The Discreet Charm Of The Artisans De Genève Ciottolo Azzurro Project
Yes, I happily admit to having a weakness for Artisans de Genève and what the small brand does to somewhat ubiquitous big-brand grails. Just like the roughed-up charm of Phil Toledano’s Submariner added a rustic soul to an icon, ADG has a magic touch. The watch community will always be split on modifying what many consider lifetime-grail watches. But believe me, the discreet charm of the Artisans de Genève is powerful, as we see in the Ciottolo Azzurro Project.
Looking at Instagram with the relentless barrage of rapper-worn diamond-festooned bling, I understand the naysayers. To me, adding 1,478 diamonds and sapphires to a Nautilus or a Rolex to makes it less appealing than wearing a gold spacesuit to the office. But at the ateliers of Artisans de Genève, there is a different mindset at play. And for me, the eye-opener was the Shades Of Blue, which I consider a better Daytona than Rolex ever made. This time, ADG has put pens to sketchbook paper for Andrea Pirlo and his Aquanaut.
The Aquanaut ref. 5167A — An unexpected grail watch
Patek Philippe discontinued the steel Nautilus 5711 for a reason. The brand’s best watches are suave, precious metal complicated timepieces, and everybody knows it. This is also why the Aquanaut took a long time to gain popularity. Neither this cool rubber-strapped sports watch nor the 5711 used to be selling for more than retail, most languishing unsold at ADs (give me a time machine). Some of them were, if the rumors are true, used as service watches to be lent out while a rose gold Nautilus or a QP was in for a spa treatment. These days, that story is completely different. The workaday Aquanaut, once dismissed as the Junior Nautilus, is now hotter than a Dubai beach at noon.
The Ciottolo Azzurro Project — Pirlo’s casual Patek in blue and gold
This Aquanaut is the third piece of bespoke wrist-manship that the atelier has made for Andrea Pirlo, named in the press release as “The Architect”. Pirlo’s colors of blue and gold have been used again here. He says, “For this new project, I wanted to keep the codes we had developed together in the past, the blue and rose gold, the skeletonized cut, by adapting them to my Aquanaut. I’m a great lover of Patek Philippe and the Aquanaut model, which reminds me of a pebble, the sea, and freedom.”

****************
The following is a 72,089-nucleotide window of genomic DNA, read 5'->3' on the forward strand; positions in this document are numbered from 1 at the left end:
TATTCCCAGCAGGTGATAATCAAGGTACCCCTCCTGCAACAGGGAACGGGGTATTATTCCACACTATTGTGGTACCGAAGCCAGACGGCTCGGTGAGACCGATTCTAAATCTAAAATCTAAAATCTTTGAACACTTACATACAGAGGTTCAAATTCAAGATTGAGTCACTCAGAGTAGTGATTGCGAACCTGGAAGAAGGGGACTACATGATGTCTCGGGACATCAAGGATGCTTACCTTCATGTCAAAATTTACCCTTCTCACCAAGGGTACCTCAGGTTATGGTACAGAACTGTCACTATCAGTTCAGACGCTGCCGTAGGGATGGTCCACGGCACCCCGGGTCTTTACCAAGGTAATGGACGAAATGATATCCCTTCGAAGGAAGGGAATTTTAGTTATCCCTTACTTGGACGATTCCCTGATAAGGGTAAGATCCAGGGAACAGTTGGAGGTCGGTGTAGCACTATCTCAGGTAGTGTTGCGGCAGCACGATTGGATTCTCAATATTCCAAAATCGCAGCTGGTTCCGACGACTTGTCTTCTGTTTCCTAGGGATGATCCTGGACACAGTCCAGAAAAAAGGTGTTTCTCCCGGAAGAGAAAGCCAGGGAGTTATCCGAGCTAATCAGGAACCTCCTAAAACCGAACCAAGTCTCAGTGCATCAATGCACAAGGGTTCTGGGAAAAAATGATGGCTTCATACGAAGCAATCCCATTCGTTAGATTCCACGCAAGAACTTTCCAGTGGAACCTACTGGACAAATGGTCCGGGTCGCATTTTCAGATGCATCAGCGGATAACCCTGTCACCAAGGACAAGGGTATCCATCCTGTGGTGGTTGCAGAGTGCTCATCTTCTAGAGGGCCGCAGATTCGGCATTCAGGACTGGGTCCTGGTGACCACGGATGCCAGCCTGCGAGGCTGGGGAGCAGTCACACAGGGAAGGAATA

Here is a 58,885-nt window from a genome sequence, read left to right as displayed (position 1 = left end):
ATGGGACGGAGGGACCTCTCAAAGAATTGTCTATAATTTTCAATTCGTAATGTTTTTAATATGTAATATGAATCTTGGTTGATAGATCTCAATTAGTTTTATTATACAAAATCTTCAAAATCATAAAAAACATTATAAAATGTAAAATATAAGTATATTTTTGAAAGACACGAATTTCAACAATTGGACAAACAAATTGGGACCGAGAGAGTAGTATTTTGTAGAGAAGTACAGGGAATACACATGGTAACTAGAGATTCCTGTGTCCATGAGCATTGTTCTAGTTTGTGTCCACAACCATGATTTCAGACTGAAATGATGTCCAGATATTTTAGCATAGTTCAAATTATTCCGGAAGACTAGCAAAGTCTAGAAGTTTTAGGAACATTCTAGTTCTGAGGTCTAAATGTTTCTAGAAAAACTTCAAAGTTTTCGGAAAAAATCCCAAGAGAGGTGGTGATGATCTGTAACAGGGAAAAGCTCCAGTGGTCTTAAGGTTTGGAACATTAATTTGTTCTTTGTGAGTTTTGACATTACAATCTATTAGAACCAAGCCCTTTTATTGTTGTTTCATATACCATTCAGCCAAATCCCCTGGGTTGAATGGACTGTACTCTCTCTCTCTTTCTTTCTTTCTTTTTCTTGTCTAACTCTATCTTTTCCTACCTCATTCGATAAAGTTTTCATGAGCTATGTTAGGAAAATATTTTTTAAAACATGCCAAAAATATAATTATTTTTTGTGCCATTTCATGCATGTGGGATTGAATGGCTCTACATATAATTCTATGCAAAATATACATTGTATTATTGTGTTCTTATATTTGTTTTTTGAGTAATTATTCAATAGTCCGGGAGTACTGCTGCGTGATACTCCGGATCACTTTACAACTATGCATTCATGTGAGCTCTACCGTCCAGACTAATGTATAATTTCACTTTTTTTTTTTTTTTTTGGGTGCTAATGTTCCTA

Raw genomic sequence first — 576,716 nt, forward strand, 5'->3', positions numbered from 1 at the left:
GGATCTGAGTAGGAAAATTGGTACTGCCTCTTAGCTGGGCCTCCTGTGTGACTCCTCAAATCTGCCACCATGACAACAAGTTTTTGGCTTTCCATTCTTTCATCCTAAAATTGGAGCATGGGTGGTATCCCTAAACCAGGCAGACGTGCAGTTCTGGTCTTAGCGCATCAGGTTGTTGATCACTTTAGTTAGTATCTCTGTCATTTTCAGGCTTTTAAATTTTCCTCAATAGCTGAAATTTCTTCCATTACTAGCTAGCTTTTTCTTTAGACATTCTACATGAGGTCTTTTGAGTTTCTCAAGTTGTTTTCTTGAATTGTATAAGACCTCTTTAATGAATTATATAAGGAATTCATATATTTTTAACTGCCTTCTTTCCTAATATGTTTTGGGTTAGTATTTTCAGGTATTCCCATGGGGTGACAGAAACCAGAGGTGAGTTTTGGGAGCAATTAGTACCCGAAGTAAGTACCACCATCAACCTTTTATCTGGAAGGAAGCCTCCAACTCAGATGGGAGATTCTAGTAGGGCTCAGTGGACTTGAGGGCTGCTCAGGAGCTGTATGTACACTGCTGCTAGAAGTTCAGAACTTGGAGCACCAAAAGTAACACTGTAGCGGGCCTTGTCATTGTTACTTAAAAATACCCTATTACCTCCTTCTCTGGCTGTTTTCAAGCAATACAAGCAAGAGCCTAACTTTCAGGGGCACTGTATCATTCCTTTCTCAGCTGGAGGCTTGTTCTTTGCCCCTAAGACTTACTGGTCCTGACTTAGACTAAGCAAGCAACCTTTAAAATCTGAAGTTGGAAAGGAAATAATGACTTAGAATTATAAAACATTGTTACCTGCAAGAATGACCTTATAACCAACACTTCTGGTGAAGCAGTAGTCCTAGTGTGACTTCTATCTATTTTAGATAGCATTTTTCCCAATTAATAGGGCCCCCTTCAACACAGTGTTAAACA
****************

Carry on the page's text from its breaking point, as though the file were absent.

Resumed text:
The Aquanaut is the most relaxed vision of Patek Philippe’s horology. But in the Ciottolo Azzurro Project, it has been imbued with a more formal vibe, despite its rubber strap oozing relaxed cool. The meaning of “Ciottolo” is pebble, with the intense dark blue reminding Pirlo of pebbles on the seashore.
A skeletonized view turning the elegance up a notch or two
I know it’s a faux pas, but if any rubber-strapped sports watch is equally at home with a suit as a woolly knit, it’s the Aquanaut. This time, the new rubber strap was developed specially by Rubber B, with no pebble (pun intended) being left unturned to find the right shade of dark blue. And this meticulous process is exactly why I have grown so fond of the Artisans de Genève. Since writing about the “Rusty” Daytona, ADG’s tug at my heartstrings has remained.
The open-worked Aquanaut dial is leveled up from its already nitpick-perfect Patek origins, reworked with intense blue and rose gold indexes to bring a subtle contrast to the anthracite movement. The Patek 324 caliber was skeletonized, and several bespoke finishings were applied. From beveling to circular graining, all finishes are hand-done, bringing depth, light, and that bespoke pop to the movement.
Would I give ADG a brand new Patek to rework?
In a word, yes. The rose gold accents and hands work their magic to make this a very different Aquanaut. To be honest, it is now more worth the prices that Aquanauts fetch on the secondhand market and auction scene. With its refined, beveled rose gold hands and hand-skeletonized gold rotor, what is the result? This Patek Philippe ref. 5167A is simply a more intricate proposal and, dare I say, a better timepiece for it. If I had the funds, would I hand over a Patek to ADG so its artisans could work their magic?
If I had acquired an Aquanaut at retail value, then the costs of ADG would, ironically, probably still be less than the watch’s gray-market value. What this atelier in Genève does is add much more than mere personalization. The dialogue between the client and the creative minds of the craftsmen will result in something unique, more interesting, and better finished than the original. Oh, and I do love blue and gold, but that’s beside the point.
Heresy or brilliance — what is your verdict? Let us know in the comments, Fratelli. This time, I’m enamored by the discreet charm of Artisans de Genève, and it won’t be the first time.
Find me and follow me: @thorsvaboe